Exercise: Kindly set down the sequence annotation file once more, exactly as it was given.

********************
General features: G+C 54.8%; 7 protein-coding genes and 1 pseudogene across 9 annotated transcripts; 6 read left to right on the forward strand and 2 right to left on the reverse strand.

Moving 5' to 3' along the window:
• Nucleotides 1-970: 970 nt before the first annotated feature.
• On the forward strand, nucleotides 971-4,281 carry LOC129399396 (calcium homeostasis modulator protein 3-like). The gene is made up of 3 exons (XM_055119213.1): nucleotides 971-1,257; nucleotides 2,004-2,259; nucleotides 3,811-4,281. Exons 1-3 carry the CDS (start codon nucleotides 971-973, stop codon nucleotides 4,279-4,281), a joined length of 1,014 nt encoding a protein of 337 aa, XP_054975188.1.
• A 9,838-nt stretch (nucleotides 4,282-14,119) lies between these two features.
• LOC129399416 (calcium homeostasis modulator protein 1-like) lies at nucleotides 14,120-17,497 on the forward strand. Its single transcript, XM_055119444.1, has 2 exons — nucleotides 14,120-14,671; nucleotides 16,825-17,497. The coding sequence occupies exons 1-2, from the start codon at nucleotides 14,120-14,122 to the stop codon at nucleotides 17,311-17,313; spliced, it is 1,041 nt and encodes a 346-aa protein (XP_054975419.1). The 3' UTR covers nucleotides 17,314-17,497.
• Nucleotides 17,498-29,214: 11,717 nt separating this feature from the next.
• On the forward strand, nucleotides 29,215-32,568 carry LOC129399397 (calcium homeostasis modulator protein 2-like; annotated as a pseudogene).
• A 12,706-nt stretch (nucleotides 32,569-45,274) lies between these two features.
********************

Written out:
General features: G+C 54.8%; 7 protein-coding genes and 1 pseudogene across 9 annotated transcripts; 6 read left to right on the forward strand and 2 right to left on the reverse strand.

Moving 5' to 3' along the window:
• Nucleotides 1-970: 970 nt before the first annotated feature.
• On the forward strand, nucleotides 971-4,281 carry LOC129399396 (calcium homeostasis modulator protein 3-like). The gene is made up of 3 exons (XM_055119213.1): nucleotides 971-1,257; nucleotides 2,004-2,259; nucleotides 3,811-4,281. Exons 1-3 carry the CDS (start codon nucleotides 971-973, stop codon nucleotides 4,279-4,281), a joined length of 1,014 nt encoding a protein of 337 aa, XP_054975188.1.
• A 9,838-nt stretch (nucleotides 4,282-14,119) lies between these two features.
• LOC129399416 (calcium homeostasis modulator protein 1-like) lies at nucleotides 14,120-17,497 on the forward strand. Its single transcript, XM_055119444.1, has 2 exons — nucleotides 14,120-14,671; nucleotides 16,825-17,497. The coding sequence occupies exons 1-2, from the start codon at nucleotides 14,120-14,122 to the stop codon at nucleotides 17,311-17,313; spliced, it is 1,041 nt and encodes a 346-aa protein (XP_054975419.1). The 3' UTR covers nucleotides 17,314-17,497.
• Nucleotides 17,498-29,214: 11,717 nt separating this feature from the next.
• On the forward strand, nucleotides 29,215-32,568 carry LOC129399397 (calcium homeostasis modulator protein 2-like; annotated as a pseudogene).
• A 12,706-nt stretch (nucleotides 32,569-45,274) lies between these two features.